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July 1, 2022

Can Humans Adapt to Climate Change?

The dangers of climate change are “no longer over the horizon.” Humanity may soon pass the “point of no return.” These are the phrases U.N. Secretary-General Antonio Guterres used to describe what he called an “utterly inadequate” global response to rising temperatures. In fact, world leaders and environmental advocates have long demanded structural overhauls to the way we consume and produce. Standing in the way, Guterres noted, is a sheer lack of will. But if we were to decisively act, and restructure our global economy with the climate in mind, who would shoulder the burden? Is it actually feasible? Assuming finite resources, where does climate change rank in the pecking order of global problems? Or should our collective focus orient more toward humans’ capacity for adaptation? In this timely debate, Intelligence Squared and the Richmond Forum convene four leading global thinkers on climate science, geopolitics, and international economics to take on this question: Can humans adapt to climate change?

 

This debate took place in front of a live audience in partnership with the Richmond Forum on April 30, 2022.

Main Points

For The Motion
  • Climate change adaptation is unavoidable. If we are not past the point of no return regarding climate change, then we soon will be, and we must adapt. Efforts to mitigate climate change, rather than to learn to live in the new world, are often not cost-effective or effectual.
  • This, in addition to the fact that many efforts and the dialogue around them are born out of an alarmism that is not warranted by the reality of the situation. Such anxiety leads to hast decision-making that is often not in the best interest of improving life outcomes for humans.
  • We would do better to prioritize adaptation efforts over emissions-cutting efforts, for example, as many mitigation efforts are plagued by the free rider problem to begin with.
Against The Motion
  • Climate change is unavoidable. The effects are going to drastically change the way our world and lives operate. Loss in habitable land to rising sea levels, extreme weather events, supply chain disruptions, and the disappearance of entire biomes are going to disrupt our way of life.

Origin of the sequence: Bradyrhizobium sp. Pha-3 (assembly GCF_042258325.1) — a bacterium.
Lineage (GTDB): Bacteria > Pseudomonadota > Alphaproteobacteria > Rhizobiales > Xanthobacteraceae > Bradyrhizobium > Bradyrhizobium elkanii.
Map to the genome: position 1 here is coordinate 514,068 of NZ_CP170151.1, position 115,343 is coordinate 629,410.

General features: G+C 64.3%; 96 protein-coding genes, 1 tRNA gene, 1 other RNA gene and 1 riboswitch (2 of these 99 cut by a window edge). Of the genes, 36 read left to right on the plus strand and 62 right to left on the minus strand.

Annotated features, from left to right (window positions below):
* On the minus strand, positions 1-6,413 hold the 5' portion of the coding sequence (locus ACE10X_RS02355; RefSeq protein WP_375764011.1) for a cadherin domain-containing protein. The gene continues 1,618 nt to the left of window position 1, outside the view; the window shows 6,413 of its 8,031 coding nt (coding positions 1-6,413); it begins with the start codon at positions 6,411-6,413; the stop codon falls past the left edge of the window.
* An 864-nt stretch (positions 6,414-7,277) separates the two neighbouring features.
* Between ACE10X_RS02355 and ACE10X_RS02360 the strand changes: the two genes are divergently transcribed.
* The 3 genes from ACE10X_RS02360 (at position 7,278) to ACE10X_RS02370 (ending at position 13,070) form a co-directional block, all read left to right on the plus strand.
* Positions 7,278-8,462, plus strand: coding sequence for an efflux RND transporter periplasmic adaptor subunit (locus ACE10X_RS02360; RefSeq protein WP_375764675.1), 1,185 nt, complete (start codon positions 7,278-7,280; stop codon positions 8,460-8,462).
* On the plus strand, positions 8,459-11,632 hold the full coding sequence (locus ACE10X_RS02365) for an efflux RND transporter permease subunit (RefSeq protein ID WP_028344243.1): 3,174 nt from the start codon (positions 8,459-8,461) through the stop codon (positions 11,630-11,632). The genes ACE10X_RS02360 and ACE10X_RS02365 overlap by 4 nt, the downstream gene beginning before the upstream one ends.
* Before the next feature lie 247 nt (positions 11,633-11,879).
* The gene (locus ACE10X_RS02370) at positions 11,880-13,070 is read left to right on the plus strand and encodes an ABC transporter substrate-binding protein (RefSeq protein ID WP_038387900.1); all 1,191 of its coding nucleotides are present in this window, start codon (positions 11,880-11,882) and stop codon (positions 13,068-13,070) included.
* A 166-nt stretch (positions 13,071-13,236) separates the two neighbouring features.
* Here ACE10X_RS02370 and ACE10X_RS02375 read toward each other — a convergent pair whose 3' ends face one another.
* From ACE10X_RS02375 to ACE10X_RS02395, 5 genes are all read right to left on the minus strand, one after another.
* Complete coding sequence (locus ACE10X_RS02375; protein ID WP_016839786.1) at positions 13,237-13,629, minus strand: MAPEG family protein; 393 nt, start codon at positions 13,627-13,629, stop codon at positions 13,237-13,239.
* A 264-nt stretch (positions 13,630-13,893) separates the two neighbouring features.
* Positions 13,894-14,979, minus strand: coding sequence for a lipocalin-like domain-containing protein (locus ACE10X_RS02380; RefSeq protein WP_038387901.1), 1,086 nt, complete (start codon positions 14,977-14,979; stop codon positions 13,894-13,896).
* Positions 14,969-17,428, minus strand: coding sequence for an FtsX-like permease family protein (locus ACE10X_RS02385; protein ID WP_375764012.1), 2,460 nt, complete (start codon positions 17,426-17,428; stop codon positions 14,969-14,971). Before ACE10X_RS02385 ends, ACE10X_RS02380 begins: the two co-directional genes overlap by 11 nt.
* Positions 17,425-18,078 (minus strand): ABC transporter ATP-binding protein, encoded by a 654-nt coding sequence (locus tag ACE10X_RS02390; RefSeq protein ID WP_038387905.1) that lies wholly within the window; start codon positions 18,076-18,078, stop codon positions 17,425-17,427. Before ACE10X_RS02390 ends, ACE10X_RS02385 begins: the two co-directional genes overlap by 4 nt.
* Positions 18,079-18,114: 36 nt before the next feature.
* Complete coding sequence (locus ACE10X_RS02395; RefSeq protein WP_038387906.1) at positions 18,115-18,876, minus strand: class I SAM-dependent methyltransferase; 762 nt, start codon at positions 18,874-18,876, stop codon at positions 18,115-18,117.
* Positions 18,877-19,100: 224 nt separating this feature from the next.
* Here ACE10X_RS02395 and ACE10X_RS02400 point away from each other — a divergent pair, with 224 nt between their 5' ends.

• Most notably, these changes will more greatly impact the global poor, which in turn will put severe strains on the entire global financial and governance system.
  • These extreme changes are the kind of global disaster that warrant alarm. Unfortunately, such a slow-moving disaster, when people see signs but ignore them, is likely to occur plenty of harm that humans will find it difficult to adapt to. When mitigation is still an option, why would we not act to ensure less severe negative effects.

  • 00:00:01

    [music playing]

    John Donvan:
    The dangers of climate change are no longer over the horizon. Humanity may soon pass the point of no return. These are the phrases U.N. Secretary General Antonio Guterres used to describe what he called an "utterly inadequate response to rising temperatures." But if we were to decisively restructure our global economy with the climate in mind, who would shoulder the burden? And where does climate change rank in the order of global problems? Should we accept a new reality and focus on working within it?

    So, we ask: can humans adapt to climate change?

    [applause]

    John Donvan:
    In regard to the topic of climate change, a short parable on the words "adapt and mitigate," with apologies to the author of the "Three Little Pigs" -- whoever that might be -- because in that story, when the Big Bad Wolf came for the smart pig, the smart pig was able to retreat to his house, which, of course, he had made of bricks.

  • 00:01:03

    And he survives. He knew that the wolf was coming. And by going with bricks, he had adapted to the impact of what was at his door, which was a wolf huffing and puffing. So, he survived by adapting.

    But what if the smart pig instead had focused more on the cause of the threat, and he had just gone outside and shot the damn wolf?

    [laughter]

    Well, then he would have been mitigating the threat by directly addressing the cause. That would be mitigation. Both are important, clearly, and that is the choice that we're going to be tonight in this debate, whether we should be putting more of our effort into adapting to what's coming or more of our effort into mitigating the effects of what's coming. It's not all one or all the other, but where should we be putting more of the effort? What makes the most sense? What will be the trade-offs?

    So, here's our question.

  • 00:02:00

    Yes or no: Can humans adapt to climate change?

    [music playing]

    John Donvan: